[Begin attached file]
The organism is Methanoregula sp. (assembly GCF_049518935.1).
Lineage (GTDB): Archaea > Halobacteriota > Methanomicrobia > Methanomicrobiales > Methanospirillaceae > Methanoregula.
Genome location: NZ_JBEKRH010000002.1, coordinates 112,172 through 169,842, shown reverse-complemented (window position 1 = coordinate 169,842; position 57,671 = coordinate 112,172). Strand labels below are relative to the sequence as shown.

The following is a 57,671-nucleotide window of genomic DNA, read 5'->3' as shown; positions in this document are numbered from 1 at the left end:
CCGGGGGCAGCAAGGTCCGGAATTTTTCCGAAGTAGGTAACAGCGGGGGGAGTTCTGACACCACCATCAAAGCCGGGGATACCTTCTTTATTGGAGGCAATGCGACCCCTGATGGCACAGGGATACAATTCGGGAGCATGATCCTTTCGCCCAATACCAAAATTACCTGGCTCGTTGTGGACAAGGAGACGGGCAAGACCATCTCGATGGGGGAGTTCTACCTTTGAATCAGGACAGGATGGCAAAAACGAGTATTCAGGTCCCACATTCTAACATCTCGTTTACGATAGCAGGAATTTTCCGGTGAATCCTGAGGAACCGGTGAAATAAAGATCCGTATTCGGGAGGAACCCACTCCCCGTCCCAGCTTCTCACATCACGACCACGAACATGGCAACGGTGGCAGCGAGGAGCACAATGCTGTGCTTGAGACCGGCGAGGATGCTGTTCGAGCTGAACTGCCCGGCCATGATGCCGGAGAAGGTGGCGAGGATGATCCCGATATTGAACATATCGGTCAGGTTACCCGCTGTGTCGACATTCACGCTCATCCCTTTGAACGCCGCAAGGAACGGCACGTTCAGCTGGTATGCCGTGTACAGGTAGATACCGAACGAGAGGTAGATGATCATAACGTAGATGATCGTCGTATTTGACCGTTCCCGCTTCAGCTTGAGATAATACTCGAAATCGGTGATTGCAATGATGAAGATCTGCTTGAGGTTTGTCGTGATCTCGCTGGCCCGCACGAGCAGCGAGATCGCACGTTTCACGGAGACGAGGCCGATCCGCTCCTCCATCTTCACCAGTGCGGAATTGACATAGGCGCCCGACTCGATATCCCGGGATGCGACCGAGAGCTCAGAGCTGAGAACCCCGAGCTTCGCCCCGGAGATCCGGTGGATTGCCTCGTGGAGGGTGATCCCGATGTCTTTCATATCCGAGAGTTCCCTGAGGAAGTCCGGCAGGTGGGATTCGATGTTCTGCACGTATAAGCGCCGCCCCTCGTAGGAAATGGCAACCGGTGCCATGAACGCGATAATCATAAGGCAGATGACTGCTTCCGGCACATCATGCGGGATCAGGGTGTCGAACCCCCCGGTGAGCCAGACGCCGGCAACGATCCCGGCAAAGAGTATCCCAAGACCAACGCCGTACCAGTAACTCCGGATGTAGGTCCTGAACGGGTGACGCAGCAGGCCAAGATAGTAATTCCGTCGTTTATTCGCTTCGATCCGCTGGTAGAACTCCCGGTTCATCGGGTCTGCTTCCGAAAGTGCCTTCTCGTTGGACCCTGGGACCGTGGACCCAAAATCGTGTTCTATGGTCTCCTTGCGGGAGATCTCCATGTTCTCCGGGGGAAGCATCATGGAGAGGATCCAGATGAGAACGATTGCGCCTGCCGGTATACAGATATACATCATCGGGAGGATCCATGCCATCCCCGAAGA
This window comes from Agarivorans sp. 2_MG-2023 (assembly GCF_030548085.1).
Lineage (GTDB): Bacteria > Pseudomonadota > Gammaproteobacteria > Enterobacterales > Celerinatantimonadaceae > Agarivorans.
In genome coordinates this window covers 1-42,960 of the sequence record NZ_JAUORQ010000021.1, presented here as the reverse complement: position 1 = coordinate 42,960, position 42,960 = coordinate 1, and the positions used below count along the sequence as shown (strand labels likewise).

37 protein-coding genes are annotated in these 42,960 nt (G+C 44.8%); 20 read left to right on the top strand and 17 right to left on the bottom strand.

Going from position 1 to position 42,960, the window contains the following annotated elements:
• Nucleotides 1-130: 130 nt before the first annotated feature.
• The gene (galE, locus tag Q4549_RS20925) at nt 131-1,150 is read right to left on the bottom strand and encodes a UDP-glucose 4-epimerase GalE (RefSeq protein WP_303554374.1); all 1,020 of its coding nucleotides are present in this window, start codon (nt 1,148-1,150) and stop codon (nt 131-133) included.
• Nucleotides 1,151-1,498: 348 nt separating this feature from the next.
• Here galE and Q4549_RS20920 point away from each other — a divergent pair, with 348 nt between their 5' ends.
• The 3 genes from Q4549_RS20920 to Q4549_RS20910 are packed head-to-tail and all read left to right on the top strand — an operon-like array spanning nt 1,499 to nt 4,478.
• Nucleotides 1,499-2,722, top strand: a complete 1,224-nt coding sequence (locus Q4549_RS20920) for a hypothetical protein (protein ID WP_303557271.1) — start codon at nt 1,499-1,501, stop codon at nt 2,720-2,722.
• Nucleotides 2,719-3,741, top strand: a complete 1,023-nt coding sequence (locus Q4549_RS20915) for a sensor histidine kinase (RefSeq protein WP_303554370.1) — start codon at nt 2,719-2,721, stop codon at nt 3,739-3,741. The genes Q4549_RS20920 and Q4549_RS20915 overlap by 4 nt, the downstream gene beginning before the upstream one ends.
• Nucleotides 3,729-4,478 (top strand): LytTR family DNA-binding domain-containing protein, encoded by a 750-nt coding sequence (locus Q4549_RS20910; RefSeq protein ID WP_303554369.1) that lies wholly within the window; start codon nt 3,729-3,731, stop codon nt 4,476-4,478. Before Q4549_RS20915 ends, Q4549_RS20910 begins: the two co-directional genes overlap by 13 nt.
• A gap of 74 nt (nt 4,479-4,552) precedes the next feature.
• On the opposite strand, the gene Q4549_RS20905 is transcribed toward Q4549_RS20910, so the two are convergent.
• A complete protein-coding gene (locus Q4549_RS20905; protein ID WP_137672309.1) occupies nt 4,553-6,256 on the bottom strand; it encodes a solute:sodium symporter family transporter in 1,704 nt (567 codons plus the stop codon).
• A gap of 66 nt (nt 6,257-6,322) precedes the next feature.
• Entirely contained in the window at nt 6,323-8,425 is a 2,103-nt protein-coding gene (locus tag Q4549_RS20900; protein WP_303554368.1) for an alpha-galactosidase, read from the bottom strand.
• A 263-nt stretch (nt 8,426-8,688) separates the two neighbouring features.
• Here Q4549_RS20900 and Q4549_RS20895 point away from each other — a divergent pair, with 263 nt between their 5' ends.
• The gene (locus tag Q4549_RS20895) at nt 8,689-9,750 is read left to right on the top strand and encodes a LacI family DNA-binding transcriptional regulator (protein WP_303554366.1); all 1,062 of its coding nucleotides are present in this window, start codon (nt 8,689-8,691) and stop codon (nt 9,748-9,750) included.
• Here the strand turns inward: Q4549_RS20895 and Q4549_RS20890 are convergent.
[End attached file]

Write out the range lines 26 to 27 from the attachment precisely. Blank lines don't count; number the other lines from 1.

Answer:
• The gene (locus tag Q4549_RS20895) at nt 8,689-9,750 is read left to right on the top strand and encodes a LacI family DNA-binding transcriptional regulator (protein WP_303554366.1); all 1,062 of its coding nucleotides are present in this window, start codon (nt 8,689-8,691) and stop codon (nt 9,748-9,750) included.
• Here the strand turns inward: Q4549_RS20895 and Q4549_RS20890 are convergent.